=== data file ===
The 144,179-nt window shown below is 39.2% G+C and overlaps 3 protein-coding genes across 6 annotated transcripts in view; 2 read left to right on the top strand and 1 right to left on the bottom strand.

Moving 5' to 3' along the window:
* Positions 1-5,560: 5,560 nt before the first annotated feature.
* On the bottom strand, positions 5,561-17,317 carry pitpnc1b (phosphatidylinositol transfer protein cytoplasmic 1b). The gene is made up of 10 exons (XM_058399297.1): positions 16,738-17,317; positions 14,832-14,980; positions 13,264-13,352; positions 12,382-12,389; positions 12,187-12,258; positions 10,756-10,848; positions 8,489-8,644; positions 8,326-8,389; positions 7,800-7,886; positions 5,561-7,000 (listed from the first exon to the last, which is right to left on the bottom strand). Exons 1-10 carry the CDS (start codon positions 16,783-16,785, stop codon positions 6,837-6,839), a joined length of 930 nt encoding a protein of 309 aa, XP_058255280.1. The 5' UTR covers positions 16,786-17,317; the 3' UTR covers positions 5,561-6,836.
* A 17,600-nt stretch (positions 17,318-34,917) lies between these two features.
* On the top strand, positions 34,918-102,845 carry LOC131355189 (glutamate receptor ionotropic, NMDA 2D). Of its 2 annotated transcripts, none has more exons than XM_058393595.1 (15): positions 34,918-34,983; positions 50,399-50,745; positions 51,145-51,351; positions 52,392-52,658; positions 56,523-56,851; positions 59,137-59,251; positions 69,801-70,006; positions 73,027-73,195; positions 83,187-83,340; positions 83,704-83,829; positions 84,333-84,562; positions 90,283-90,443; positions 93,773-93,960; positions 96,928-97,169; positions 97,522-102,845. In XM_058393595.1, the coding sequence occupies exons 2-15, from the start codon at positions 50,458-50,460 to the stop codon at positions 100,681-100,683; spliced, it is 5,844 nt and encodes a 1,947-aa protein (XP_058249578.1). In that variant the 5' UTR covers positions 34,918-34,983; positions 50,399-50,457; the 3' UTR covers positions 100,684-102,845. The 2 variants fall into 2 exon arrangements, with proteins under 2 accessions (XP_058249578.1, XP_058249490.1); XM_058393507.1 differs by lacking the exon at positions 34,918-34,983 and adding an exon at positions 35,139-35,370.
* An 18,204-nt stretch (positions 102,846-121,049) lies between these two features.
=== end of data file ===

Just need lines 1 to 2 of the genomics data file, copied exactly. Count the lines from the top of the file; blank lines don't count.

The 144,179-nt window shown below is 39.2% G+C and overlaps 3 protein-coding genes across 6 annotated transcripts in view; 2 read left to right on the top strand and 1 right to left on the bottom strand.

Moving 5' to 3' along the window: